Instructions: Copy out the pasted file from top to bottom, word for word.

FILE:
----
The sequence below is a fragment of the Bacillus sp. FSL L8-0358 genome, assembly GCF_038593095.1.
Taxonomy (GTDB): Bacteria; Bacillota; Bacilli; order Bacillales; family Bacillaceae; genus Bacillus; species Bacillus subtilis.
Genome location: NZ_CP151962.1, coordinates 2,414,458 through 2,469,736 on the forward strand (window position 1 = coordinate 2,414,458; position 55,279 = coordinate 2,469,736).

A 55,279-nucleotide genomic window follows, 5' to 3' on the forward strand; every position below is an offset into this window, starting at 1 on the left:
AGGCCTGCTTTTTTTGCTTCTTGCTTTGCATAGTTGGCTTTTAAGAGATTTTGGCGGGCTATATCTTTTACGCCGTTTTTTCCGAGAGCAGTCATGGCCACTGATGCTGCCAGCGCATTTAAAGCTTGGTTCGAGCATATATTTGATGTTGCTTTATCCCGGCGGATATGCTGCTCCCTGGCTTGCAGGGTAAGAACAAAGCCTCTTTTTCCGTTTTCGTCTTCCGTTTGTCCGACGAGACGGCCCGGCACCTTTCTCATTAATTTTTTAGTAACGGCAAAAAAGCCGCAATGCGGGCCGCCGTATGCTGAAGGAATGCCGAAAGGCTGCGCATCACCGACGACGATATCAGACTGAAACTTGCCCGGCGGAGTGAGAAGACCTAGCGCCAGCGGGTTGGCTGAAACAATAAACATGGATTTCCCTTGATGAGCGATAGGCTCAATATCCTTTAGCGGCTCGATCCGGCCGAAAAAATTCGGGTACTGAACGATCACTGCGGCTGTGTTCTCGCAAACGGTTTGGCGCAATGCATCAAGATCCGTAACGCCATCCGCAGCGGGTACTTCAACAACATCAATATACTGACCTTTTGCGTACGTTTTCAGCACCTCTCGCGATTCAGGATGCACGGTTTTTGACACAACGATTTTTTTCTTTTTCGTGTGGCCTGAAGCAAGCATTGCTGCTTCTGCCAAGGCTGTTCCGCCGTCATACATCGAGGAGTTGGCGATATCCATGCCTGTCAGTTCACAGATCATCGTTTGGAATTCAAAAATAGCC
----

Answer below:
The sequence below is a fragment of the Bacillus sp. FSL L8-0358 genome, assembly GCF_038593095.1.
Taxonomy (GTDB): Bacteria; Bacillota; Bacilli; order Bacillales; family Bacillaceae; genus Bacillus; species Bacillus subtilis.
Genome location: NZ_CP151962.1, coordinates 2,414,458 through 2,469,736 on the forward strand (window position 1 = coordinate 2,414,458; position 55,279 = coordinate 2,469,736).

A 55,279-nucleotide genomic window follows, 5' to 3' on the forward strand; every position below is an offset into this window, starting at 1 on the left:
AGGCCTGCTTTTTTTGCTTCTTGCTTTGCATAGTTGGCTTTTAAGAGATTTTGGCGGGCTATATCTTTTACGCCGTTTTTTCCGAGAGCAGTCATGGCCACTGATGCTGCCAGCGCATTTAAAGCTTGGTTCGAGCATATATTTGATGTTGCTTTATCCCGGCGGATATGCTGCTCCCTGGCTTGCAGGGTAAGAACAAAGCCTCTTTTTCCGTTTTCGTCTTCCGTTTGTCCGACGAGACGGCCCGGCACCTTTCTCATTAATTTTTTAGTAACGGCAAAAAAGCCGCAATGCGGGCCGCCGTATGCTGAAGGAATGCCGAAAGGCTGCGCATCACCGACGACGATATCAGACTGAAACTTGCCCGGCGGAGTGAGAAGACCTAGCGCCAGCGGGTTGGCTGAAACAATAAACATGGATTTCCCTTGATGAGCGATAGGCTCAATATCCTTTAGCGGCTCGATCCGGCCGAAAAAATTCGGGTACTGAACGATCACTGCGGCTGTGTTCTCGCAAACGGTTTGGCGCAATGCATCAAGATCCGTAACGCCATCCGCAGCGGGTACTTCAACAACATCAATATACTGACCTTTTGCGTACGTTTTCAGCACCTCTCGCGATTCAGGATGCACGGTTTTTGACACAACGATTTTTTTCTTTTTCGTGTGGCCTGAAGCAAGCATTGCTGCTTCTGCCAAGGCTGTTCCGCCGTCATACATCGAGGAGTTGGCGATATCCATGCCTGTCAGTTCACAGATCATCGTTTGGAATTCAAAAATAGCC